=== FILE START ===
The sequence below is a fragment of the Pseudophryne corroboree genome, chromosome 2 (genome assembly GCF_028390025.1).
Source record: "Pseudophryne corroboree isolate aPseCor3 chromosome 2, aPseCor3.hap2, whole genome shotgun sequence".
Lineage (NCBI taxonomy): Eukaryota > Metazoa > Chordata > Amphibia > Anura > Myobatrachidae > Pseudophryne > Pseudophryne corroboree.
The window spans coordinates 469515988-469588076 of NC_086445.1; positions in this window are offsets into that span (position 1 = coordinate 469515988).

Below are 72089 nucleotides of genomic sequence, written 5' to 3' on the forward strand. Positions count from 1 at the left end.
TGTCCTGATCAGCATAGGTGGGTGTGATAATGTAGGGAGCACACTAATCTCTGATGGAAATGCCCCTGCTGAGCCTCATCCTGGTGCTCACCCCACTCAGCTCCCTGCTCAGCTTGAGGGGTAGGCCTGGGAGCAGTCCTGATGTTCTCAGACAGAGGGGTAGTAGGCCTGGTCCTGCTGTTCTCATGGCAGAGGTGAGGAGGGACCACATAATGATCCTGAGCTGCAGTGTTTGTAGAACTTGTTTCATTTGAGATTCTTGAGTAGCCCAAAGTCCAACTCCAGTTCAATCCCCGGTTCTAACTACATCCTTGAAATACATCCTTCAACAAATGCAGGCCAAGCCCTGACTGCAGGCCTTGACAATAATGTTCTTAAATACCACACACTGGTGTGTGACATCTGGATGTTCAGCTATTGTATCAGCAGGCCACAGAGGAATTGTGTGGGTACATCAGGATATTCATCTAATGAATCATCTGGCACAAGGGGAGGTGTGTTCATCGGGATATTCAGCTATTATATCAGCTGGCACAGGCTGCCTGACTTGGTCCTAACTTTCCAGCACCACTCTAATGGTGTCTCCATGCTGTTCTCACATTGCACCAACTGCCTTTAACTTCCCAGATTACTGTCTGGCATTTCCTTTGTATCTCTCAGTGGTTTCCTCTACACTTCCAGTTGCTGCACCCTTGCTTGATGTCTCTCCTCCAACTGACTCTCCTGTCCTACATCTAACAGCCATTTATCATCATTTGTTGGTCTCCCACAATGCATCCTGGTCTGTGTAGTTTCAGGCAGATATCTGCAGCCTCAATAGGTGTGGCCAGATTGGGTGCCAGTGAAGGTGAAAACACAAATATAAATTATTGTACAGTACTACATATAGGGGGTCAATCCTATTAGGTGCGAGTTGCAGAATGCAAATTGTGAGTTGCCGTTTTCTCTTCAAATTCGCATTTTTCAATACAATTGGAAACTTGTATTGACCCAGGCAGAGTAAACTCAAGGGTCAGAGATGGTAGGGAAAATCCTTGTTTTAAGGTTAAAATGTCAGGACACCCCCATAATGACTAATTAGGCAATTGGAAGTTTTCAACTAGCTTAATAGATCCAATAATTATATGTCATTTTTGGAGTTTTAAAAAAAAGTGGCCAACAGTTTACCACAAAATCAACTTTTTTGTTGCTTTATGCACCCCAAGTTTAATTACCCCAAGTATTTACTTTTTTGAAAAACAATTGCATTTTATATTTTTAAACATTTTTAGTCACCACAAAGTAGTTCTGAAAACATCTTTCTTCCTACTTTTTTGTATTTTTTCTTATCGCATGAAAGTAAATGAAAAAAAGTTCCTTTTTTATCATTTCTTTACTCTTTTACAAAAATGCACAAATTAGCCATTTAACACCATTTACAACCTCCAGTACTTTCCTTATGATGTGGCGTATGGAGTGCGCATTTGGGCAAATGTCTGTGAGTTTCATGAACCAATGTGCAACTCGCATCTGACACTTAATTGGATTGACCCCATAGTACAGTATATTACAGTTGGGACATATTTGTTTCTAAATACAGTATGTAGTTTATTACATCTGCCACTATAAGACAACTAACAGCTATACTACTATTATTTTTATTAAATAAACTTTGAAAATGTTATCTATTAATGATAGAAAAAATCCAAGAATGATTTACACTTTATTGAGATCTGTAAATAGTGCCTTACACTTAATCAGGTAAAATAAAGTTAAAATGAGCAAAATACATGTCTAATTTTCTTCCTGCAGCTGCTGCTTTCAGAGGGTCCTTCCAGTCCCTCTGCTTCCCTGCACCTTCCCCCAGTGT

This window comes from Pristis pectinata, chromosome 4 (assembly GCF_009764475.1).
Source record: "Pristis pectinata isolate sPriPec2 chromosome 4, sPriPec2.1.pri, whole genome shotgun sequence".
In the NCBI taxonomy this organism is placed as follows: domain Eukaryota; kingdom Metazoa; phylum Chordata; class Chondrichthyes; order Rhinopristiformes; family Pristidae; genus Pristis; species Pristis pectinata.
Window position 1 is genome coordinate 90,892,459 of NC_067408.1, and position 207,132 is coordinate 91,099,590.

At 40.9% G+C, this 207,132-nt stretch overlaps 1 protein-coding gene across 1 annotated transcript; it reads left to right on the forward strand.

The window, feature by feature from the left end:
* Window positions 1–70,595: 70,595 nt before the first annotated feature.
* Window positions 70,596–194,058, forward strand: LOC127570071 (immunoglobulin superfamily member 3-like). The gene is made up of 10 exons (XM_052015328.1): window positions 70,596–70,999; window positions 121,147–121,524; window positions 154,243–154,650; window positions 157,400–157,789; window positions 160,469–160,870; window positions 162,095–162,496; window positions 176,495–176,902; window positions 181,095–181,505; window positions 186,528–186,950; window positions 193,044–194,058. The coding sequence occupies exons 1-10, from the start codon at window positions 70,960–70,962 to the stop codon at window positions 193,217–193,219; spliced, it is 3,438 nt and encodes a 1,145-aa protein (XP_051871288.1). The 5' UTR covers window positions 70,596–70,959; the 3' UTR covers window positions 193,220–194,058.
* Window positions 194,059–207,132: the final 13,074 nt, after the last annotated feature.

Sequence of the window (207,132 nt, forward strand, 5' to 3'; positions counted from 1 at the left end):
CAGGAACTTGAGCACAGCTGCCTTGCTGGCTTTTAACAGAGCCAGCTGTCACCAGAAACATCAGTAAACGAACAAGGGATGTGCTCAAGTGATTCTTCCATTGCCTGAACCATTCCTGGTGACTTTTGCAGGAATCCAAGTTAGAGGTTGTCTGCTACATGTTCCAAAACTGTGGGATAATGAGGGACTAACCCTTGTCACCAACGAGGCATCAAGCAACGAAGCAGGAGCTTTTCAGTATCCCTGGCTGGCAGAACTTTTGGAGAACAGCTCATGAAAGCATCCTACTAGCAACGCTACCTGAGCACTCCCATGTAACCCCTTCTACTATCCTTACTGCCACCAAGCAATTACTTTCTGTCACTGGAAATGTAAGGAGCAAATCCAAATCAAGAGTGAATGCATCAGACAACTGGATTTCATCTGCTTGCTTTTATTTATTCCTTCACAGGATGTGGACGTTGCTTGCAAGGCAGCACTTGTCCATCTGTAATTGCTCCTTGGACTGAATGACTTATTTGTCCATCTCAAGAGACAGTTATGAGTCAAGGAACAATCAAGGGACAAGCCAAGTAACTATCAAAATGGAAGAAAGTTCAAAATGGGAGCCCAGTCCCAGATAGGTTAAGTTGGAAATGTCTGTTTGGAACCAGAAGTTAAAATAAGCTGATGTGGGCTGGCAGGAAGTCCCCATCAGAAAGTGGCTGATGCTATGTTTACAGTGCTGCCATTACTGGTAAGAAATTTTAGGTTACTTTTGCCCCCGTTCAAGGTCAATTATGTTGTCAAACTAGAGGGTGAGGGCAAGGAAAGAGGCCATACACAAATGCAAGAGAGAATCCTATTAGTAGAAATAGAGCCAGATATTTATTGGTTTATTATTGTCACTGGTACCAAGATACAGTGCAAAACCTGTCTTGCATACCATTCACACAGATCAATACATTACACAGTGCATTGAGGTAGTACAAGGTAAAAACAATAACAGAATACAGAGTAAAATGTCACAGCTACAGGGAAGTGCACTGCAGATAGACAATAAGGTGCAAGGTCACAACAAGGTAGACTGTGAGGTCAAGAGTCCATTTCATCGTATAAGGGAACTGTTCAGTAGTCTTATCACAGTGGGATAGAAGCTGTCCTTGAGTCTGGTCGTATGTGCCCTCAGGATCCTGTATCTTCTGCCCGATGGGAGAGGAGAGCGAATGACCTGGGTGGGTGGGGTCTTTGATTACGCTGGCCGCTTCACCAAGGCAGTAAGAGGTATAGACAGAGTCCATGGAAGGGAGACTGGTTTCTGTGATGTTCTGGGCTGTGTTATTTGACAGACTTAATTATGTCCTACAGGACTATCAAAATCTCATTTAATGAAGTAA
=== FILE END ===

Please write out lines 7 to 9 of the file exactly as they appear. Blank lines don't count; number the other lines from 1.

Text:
This window comes from Pristis pectinata, chromosome 4 (assembly GCF_009764475.1).
Source record: "Pristis pectinata isolate sPriPec2 chromosome 4, sPriPec2.1.pri, whole genome shotgun sequence".
In the NCBI taxonomy this organism is placed as follows: domain Eukaryota; kingdom Metazoa; phylum Chordata; class Chondrichthyes; order Rhinopristiformes; family Pristidae; genus Pristis; species Pristis pectinata.